Little-known Scot Robison led a loaded field of Olympic medalists, including Ryan Lochte, with the fastest time in preliminaries of the 100-meter freestyle at the U.S. Olympic swimming trials on Thursday.
The 23-year-old sprinter from Charlotte, N.C., won his heat in 49.08 seconds, beating out 2008 Olympian Nathan Adrian, who was second-quickest at 49.17.
Robison was on the U.S. team at last year's world championships in Shanghai, and earned a bronze medal as part of the 400 free relay after swimming in the morning prelims. He competed in the World University Games in 2009, winning two gold medals as part of relays, but that is the extent of his international experience.
Still, Robison wasn't intimidated by the presence of veteran Olympians like Lochte, Jason Lezak and Cullen Jones.
"If right now was the first time I had thought about it, I'd be in trouble," he said. "But luckily, the past three or four years, I've been training knowing that all along. You just have to believe that you belong in that group."
Michael Phelps had the morning off, but he will return for the evening final of the 200 butterfly. As the two-time defending Olympic champion and world record holder, he is the heavy favorite for the race in which Lochte won't be competing.
Matt Grevers, the 100 backstroke winner at trials, was third in the 100 free at 49.24 and hoping to land a spot in the relay pool for London.
"I don't think I have the speed in the freestyle right now to compete for top two," he said. "But a relay spot would be great. I'm pretty tall. I have a pretty good relay start. So I think I could be a valuable relay swimmer."
Jimmy Feigen was fourth at 49.29 and Lochte fifth in 49.33.
2008 Olympian Garrett Weber-Gale was sixth at 49.34, and two-time Olympian Ricky Berens was seventh at 49.35. Lezak, the 36-year-old sprinter who chased down Frenchman Alain Bernard on the final leg of the 400 free relay to win gold in Beijing, was ninth at 49.40.
"I've got to be faster tonight, and I will be," said Lezak, one of 16 men who advanced to the evening semifinals.
Jones, trying to regain his form at 28 after not being a major presence in the sprints, said he tightened up toward the end of the race. He was 10th at 49.41. Only the top 8 from the semis move on to Friday night's final.
"Need a little less coffee and a little more Gatorade," he said. "I feel older. No, I feel good. Done the practicing. Done everything I need to do. Just little small things: not go out so fast and be able to bring it home faster."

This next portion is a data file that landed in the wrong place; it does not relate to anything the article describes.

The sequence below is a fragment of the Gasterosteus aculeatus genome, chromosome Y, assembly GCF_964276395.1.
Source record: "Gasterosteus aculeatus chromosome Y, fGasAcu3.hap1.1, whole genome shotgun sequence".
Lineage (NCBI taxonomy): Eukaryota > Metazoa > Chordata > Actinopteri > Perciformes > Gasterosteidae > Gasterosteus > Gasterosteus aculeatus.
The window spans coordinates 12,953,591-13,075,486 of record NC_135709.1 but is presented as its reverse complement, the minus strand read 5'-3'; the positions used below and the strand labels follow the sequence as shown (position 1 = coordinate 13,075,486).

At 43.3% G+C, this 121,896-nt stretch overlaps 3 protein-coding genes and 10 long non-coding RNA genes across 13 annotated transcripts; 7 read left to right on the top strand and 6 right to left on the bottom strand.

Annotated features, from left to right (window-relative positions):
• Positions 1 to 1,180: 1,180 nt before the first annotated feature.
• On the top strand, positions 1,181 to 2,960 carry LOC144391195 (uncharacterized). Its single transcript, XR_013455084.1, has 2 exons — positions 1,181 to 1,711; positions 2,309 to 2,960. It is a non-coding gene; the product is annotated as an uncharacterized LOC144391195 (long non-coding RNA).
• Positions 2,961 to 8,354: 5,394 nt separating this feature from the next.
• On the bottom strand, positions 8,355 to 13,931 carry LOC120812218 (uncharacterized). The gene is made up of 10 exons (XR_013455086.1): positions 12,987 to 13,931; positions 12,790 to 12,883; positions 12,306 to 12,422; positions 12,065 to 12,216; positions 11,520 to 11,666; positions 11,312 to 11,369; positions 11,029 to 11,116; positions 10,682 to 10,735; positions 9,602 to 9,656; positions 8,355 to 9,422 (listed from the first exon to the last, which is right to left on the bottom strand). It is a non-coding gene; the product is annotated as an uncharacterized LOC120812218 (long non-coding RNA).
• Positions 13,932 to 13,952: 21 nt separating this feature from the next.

Anthony Ervin, the 2000 Olympic 50 free champion, was 11th at 49.54. He is making a comeback at 31 after being retired since 2003.
"How do you spell suffer?" he said, laughing. "Just the tension, just the entire lead-up to that first race. Everything is kind of going crazy around me, and then everything kind of gets quiet. Then you're just lost in the moment as you're behind those blocks.
"I got a little taste of it there. Hopefully, I will have a little bit more for tonight, do a little bit better if I'm going to make it into finals."
Ervin is also entered in the 50 free on Saturday.
"I train kind of both just because they've always been kind of connected for me," he said. "If I do well in one, I do well in the other."
A couple of lesser names were the two fastest qualifiers in the 200 breaststroke.
Former NCAA champion Clark Burckle led the way with a time of 2:10.30. The brother of 2008 Olympian Caroline Burckle was fifth in the event at trials four years ago and has limited international experience.
Former UC Davis swimmer Scott Weltz was second-quickest at 2:10.90. Eric Shanteau, who was 10th in Beijing, advanced in third at 2:11.57. He already made the team in the 100 breast with Brendan Hansen.
"Yeah, the pressure is off a little bit, but you don't want to lose that edge," Shanteau said. "You still need to keep that, and I think I'm doing a good job with that."
Hansen qualified fifth at 2:12.14.
Ed Moses, the 2000 Olympic silver medalist in the 100 breast, just missed making the evening semifinals by two spots. The 32-year-old swimmer led the first 50 meters of his heat, but wound up 18th overall in 2:14.32.
"When I did the trials last (in 2004), we were in Long Beach, maybe 5,000 or 6,000 people," he recalled. "I get to swim in this. It was a good way to end my career for sure. Swimming is real big now. To say I was a part of it is going to be pretty cool. It was absolutely worth it."
Kim Vandenberg, who at 28 was the oldest woman by five years to make the semifinals, had the fastest prelim time in the 200 butterfly at 2 minutes, 8.78 seconds. Vandenberg, who made the 2008 Olympics as a relay team member, finished third in the fly four years ago at trials, just missing qualifying for an individual event.
Texas A&M sophomore Cammile Adams was second at 2:08.84, followed by Tennessee junior Kelsey Floyd at 2:09.02.
Teresa Crippen, the younger sister of late open-water swimmer Fran Crippen, qualified fourth at 2:09.48. Kathleen Hersey, who finished last in the Olympic final in Beijing, also advanced to the evening semifinals in fifth at 2:20.25.
Elaine Breeden, seventh in the final four years ago in Beijing, was 17th and missed the semifinals by one spot.